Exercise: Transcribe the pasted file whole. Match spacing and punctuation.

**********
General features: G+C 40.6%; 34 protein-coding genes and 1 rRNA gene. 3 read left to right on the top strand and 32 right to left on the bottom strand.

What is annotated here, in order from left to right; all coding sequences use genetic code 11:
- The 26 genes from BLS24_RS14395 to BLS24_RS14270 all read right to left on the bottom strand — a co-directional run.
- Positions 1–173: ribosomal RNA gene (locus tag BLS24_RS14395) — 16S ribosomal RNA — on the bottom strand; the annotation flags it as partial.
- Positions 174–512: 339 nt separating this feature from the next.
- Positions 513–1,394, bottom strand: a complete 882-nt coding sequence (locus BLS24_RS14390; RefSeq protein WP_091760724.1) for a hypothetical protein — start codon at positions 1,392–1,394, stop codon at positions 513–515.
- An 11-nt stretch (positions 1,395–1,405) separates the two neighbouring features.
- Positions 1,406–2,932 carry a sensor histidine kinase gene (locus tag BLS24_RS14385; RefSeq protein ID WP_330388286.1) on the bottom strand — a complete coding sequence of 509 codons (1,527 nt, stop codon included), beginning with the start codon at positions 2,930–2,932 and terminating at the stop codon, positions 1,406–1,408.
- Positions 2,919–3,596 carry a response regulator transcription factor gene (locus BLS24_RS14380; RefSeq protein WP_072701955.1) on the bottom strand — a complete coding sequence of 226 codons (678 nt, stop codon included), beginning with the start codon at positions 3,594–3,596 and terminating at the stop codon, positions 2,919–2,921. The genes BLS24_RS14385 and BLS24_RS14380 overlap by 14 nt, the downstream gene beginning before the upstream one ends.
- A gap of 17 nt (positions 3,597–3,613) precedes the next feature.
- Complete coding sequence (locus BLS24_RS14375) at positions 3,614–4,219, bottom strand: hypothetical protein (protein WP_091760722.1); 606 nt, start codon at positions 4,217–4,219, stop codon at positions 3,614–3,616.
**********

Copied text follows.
General features: G+C 40.6%; 34 protein-coding genes and 1 rRNA gene. 3 read left to right on the top strand and 32 right to left on the bottom strand.

What is annotated here, in order from left to right; all coding sequences use genetic code 11:
- The 26 genes from BLS24_RS14395 to BLS24_RS14270 all read right to left on the bottom strand — a co-directional run.
- Positions 1–173: ribosomal RNA gene (locus tag BLS24_RS14395) — 16S ribosomal RNA — on the bottom strand; the annotation flags it as partial.
- Positions 174–512: 339 nt separating this feature from the next.
- Positions 513–1,394, bottom strand: a complete 882-nt coding sequence (locus BLS24_RS14390; RefSeq protein WP_091760724.1) for a hypothetical protein — start codon at positions 1,392–1,394, stop codon at positions 513–515.
- An 11-nt stretch (positions 1,395–1,405) separates the two neighbouring features.
- Positions 1,406–2,932 carry a sensor histidine kinase gene (locus tag BLS24_RS14385; RefSeq protein ID WP_330388286.1) on the bottom strand — a complete coding sequence of 509 codons (1,527 nt, stop codon included), beginning with the start codon at positions 2,930–2,932 and terminating at the stop codon, positions 1,406–1,408.
- Positions 2,919–3,596 carry a response regulator transcription factor gene (locus BLS24_RS14380; RefSeq protein WP_072701955.1) on the bottom strand — a complete coding sequence of 226 codons (678 nt, stop codon included), beginning with the start codon at positions 3,594–3,596 and terminating at the stop codon, positions 2,919–2,921. The genes BLS24_RS14385 and BLS24_RS14380 overlap by 14 nt, the downstream gene beginning before the upstream one ends.
- A gap of 17 nt (positions 3,597–3,613) precedes the next feature.
- Complete coding sequence (locus BLS24_RS14375) at positions 3,614–4,219, bottom strand: hypothetical protein (protein WP_091760722.1); 606 nt, start codon at positions 4,217–4,219, stop codon at positions 3,614–3,616.